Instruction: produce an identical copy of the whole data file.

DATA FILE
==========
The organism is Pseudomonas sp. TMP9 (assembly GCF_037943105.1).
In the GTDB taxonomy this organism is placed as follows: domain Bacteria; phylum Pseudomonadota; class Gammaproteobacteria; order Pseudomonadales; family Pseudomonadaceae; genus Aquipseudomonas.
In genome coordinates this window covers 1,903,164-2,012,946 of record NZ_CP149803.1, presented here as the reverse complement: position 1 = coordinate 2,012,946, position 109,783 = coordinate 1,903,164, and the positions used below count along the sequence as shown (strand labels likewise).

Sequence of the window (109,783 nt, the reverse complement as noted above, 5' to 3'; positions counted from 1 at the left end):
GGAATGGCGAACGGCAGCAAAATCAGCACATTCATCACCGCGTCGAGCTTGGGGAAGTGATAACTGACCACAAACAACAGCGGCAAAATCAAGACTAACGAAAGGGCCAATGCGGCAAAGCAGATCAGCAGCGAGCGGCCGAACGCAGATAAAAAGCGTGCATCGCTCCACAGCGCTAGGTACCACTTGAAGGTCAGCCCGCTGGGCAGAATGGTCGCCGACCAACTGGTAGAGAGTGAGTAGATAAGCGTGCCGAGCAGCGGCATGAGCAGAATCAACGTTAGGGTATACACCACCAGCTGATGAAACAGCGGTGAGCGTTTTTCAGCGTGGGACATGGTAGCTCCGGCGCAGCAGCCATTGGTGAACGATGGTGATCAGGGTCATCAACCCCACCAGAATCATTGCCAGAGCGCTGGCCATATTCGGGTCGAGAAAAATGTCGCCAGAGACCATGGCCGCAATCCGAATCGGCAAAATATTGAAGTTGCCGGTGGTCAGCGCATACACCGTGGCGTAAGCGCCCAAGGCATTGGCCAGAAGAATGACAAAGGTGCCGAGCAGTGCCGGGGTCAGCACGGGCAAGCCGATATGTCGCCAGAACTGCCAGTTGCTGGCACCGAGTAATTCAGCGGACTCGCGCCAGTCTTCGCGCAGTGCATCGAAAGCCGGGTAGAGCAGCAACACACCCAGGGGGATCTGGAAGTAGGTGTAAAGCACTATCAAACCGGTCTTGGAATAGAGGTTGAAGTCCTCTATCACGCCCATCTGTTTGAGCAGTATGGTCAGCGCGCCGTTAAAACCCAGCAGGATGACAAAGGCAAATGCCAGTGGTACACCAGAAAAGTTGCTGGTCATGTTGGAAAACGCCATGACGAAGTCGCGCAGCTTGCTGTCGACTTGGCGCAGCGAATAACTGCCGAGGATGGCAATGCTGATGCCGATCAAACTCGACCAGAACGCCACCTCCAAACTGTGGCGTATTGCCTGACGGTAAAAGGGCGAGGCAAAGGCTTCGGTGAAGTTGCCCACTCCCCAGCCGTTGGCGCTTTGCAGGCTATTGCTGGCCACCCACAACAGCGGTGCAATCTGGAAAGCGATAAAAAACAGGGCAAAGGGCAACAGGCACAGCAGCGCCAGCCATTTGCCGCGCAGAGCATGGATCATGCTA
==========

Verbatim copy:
The organism is Pseudomonas sp. TMP9 (assembly GCF_037943105.1).
In the GTDB taxonomy this organism is placed as follows: domain Bacteria; phylum Pseudomonadota; class Gammaproteobacteria; order Pseudomonadales; family Pseudomonadaceae; genus Aquipseudomonas.
In genome coordinates this window covers 1,903,164-2,012,946 of record NZ_CP149803.1, presented here as the reverse complement: position 1 = coordinate 2,012,946, position 109,783 = coordinate 1,903,164, and the positions used below count along the sequence as shown (strand labels likewise).

Sequence of the window (109,783 nt, the reverse complement as noted above, 5' to 3'; positions counted from 1 at the left end):
GGAATGGCGAACGGCAGCAAAATCAGCACATTCATCACCGCGTCGAGCTTGGGGAAGTGATAACTGACCACAAACAACAGCGGCAAAATCAAGACTAACGAAAGGGCCAATGCGGCAAAGCAGATCAGCAGCGAGCGGCCGAACGCAGATAAAAAGCGTGCATCGCTCCACAGCGCTAGGTACCACTTGAAGGTCAGCCCGCTGGGCAGAATGGTCGCCGACCAACTGGTAGAGAGTGAGTAGATAAGCGTGCCGAGCAGCGGCATGAGCAGAATCAACGTTAGGGTATACACCACCAGCTGATGAAACAGCGGTGAGCGTTTTTCAGCGTGGGACATGGTAGCTCCGGCGCAGCAGCCATTGGTGAACGATGGTGATCAGGGTCATCAACCCCACCAGAATCATTGCCAGAGCGCTGGCCATATTCGGGTCGAGAAAAATGTCGCCAGAGACCATGGCCGCAATCCGAATCGGCAAAATATTGAAGTTGCCGGTGGTCAGCGCATACACCGTGGCGTAAGCGCCCAAGGCATTGGCCAGAAGAATGACAAAGGTGCCGAGCAGTGCCGGGGTCAGCACGGGCAAGCCGATATGTCGCCAGAACTGCCAGTTGCTGGCACCGAGTAATTCAGCGGACTCGCGCCAGTCTTCGCGCAGTGCATCGAAAGCCGGGTAGAGCAGCAACACACCCAGGGGGATCTGGAAGTAGGTGTAAAGCACTATCAAACCGGTCTTGGAATAGAGGTTGAAGTCCTCTATCACGCCCATCTGTTTGAGCAGTATGGTCAGCGCGCCGTTAAAACCCAGCAGGATGACAAAGGCAAATGCCAGTGGTACACCAGAAAAGTTGCTGGTCATGTTGGAAAACGCCATGACGAAGTCGCGCAGCTTGCTGTCGACTTGGCGCAGCGAATAACTGCCGAGGATGGCAATGCTGATGCCGATCAAACTCGACCAGAACGCCACCTCCAAACTGTGGCGTATTGCCTGACGGTAAAAGGGCGAGGCAAAGGCTTCGGTGAAGTTGCCCACTCCCCAGCCGTTGGCGCTTTGCAGGCTATTGCTGGCCACCCACAACAGCGGTGCAATCTGGAAAGCGATAAAAAACAGGGCAAAGGGCAACAGGCACAGCAGCGCCAGCCATTTGCCGCGCAGAGCATGGATCATGCTA